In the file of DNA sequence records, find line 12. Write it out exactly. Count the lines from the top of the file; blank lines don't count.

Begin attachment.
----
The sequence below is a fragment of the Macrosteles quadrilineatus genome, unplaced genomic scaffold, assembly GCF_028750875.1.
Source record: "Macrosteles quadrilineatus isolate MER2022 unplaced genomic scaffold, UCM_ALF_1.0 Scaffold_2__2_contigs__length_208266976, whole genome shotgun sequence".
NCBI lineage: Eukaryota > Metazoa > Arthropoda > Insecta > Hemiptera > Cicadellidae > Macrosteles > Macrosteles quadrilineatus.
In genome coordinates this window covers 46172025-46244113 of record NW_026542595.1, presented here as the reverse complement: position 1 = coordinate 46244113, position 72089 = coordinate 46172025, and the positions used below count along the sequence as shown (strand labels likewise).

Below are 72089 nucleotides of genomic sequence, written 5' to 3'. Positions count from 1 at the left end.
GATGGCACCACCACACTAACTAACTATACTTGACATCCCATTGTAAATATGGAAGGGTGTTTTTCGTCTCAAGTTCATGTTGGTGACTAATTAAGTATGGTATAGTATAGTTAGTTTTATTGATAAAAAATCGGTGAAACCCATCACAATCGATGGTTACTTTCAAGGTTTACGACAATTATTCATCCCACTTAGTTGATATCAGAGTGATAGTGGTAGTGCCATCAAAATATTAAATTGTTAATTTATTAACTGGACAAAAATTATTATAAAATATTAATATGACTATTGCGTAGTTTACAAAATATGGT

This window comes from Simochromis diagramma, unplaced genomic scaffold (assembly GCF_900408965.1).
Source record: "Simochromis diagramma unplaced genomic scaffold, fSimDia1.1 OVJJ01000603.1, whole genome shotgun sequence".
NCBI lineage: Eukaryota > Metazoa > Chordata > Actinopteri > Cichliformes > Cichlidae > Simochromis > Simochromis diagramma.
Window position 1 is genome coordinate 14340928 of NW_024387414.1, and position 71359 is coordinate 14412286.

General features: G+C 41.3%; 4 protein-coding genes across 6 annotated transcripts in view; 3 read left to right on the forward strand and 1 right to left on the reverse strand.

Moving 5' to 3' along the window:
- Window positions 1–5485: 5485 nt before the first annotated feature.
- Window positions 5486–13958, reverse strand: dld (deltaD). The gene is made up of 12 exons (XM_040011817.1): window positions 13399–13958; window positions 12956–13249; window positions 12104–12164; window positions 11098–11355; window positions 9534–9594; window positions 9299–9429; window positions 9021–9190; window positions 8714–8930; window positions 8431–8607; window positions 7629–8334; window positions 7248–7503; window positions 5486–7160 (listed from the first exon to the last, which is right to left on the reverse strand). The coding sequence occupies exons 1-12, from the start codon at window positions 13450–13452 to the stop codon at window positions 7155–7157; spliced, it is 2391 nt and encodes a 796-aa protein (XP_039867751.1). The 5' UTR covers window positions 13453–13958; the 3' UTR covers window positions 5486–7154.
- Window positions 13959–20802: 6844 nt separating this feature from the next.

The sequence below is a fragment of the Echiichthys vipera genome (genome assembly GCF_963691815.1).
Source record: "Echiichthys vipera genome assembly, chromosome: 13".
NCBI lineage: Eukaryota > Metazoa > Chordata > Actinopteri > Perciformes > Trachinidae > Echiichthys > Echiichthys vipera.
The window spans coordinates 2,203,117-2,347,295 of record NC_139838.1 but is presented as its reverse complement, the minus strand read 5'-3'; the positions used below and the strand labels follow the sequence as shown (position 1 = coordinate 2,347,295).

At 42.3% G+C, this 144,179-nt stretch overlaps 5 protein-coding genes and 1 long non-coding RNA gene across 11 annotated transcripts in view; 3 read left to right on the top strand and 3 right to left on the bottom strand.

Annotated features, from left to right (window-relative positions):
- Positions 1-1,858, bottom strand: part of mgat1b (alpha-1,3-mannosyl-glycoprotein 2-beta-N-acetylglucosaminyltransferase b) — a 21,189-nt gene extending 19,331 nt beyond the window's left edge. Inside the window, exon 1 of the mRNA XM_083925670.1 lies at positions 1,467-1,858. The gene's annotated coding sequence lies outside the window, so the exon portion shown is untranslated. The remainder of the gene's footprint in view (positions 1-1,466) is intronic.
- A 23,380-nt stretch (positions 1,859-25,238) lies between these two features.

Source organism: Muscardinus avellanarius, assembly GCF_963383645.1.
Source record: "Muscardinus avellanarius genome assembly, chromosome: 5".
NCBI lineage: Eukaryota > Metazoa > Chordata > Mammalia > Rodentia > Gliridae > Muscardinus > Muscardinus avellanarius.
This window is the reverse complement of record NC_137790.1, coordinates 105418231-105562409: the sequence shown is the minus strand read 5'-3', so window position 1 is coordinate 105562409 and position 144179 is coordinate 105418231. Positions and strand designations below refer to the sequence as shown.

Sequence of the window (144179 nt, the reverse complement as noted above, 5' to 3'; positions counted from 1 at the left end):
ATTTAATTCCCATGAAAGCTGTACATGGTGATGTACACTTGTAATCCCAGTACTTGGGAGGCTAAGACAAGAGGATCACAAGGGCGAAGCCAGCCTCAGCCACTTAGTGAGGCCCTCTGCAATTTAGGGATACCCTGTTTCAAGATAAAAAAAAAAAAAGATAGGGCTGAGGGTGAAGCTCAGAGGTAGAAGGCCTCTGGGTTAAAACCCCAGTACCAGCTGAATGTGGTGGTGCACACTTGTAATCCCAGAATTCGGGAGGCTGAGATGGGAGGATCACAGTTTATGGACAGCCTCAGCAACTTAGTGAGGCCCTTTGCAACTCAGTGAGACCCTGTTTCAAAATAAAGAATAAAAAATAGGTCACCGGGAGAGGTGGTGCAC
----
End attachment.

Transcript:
Moving 5' to 3' along the window: